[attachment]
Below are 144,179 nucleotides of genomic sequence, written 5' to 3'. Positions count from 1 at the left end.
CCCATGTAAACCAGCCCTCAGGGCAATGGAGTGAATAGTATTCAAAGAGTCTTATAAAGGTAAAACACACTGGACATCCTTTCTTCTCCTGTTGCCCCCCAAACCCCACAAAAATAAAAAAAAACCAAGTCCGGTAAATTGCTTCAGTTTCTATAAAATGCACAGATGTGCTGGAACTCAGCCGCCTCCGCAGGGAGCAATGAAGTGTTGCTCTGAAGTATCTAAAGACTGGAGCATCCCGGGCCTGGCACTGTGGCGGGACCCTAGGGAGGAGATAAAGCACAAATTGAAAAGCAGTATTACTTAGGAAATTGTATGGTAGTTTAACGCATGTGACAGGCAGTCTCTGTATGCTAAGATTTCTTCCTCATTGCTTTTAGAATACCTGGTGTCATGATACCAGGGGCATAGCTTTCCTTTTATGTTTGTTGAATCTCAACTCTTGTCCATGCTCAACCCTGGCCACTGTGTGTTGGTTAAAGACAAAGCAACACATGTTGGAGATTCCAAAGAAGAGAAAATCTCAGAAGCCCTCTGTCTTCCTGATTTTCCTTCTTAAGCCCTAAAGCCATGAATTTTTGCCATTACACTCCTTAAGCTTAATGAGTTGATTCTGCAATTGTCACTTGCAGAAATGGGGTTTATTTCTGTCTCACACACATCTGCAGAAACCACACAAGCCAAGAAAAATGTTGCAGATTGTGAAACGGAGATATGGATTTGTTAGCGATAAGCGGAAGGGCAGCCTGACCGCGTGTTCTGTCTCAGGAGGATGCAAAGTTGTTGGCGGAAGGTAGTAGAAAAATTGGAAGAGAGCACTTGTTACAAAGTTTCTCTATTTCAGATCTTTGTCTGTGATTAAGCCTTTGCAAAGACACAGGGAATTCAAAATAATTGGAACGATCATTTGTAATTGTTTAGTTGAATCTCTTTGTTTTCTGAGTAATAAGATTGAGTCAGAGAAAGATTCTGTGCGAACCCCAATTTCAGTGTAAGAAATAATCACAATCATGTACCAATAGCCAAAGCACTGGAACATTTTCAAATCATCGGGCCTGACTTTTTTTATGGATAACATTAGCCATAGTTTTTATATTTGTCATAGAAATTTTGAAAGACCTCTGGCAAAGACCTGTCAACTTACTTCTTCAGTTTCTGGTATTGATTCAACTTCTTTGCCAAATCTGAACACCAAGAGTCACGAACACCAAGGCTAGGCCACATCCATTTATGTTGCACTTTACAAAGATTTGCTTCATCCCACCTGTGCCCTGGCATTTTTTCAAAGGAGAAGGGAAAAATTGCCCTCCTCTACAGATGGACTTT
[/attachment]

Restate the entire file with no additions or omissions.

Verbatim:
Below are 144,179 nucleotides of genomic sequence, written 5' to 3'. Positions count from 1 at the left end.
CCCATGTAAACCAGCCCTCAGGGCAATGGAGTGAATAGTATTCAAAGAGTCTTATAAAGGTAAAACACACTGGACATCCTTTCTTCTCCTGTTGCCCCCCAAACCCCACAAAAATAAAAAAAAACCAAGTCCGGTAAATTGCTTCAGTTTCTATAAAATGCACAGATGTGCTGGAACTCAGCCGCCTCCGCAGGGAGCAATGAAGTGTTGCTCTGAAGTATCTAAAGACTGGAGCATCCCGGGCCTGGCACTGTGGCGGGACCCTAGGGAGGAGATAAAGCACAAATTGAAAAGCAGTATTACTTAGGAAATTGTATGGTAGTTTAACGCATGTGACAGGCAGTCTCTGTATGCTAAGATTTCTTCCTCATTGCTTTTAGAATACCTGGTGTCATGATACCAGGGGCATAGCTTTCCTTTTATGTTTGTTGAATCTCAACTCTTGTCCATGCTCAACCCTGGCCACTGTGTGTTGGTTAAAGACAAAGCAACACATGTTGGAGATTCCAAAGAAGAGAAAATCTCAGAAGCCCTCTGTCTTCCTGATTTTCCTTCTTAAGCCCTAAAGCCATGAATTTTTGCCATTACACTCCTTAAGCTTAATGAGTTGATTCTGCAATTGTCACTTGCAGAAATGGGGTTTATTTCTGTCTCACACACATCTGCAGAAACCACACAAGCCAAGAAAAATGTTGCAGATTGTGAAACGGAGATATGGATTTGTTAGCGATAAGCGGAAGGGCAGCCTGACCGCGTGTTCTGTCTCAGGAGGATGCAAAGTTGTTGGCGGAAGGTAGTAGAAAAATTGGAAGAGAGCACTTGTTACAAAGTTTCTCTATTTCAGATCTTTGTCTGTGATTAAGCCTTTGCAAAGACACAGGGAATTCAAAATAATTGGAACGATCATTTGTAATTGTTTAGTTGAATCTCTTTGTTTTCTGAGTAATAAGATTGAGTCAGAGAAAGATTCTGTGCGAACCCCAATTTCAGTGTAAGAAATAATCACAATCATGTACCAATAGCCAAAGCACTGGAACATTTTCAAATCATCGGGCCTGACTTTTTTTATGGATAACATTAGCCATAGTTTTTATATTTGTCATAGAAATTTTGAAAGACCTCTGGCAAAGACCTGTCAACTTACTTCTTCAGTTTCTGGTATTGATTCAACTTCTTTGCCAAATCTGAACACCAAGAGTCACGAACACCAAGGCTAGGCCACATCCATTTATGTTGCACTTTACAAAGATTTGCTTCATCCCACCTGTGCCCTGGCATTTTTTCAAAGGAGAAGGGAAAAATTGCCCTCCTCTACAGATGGACTTT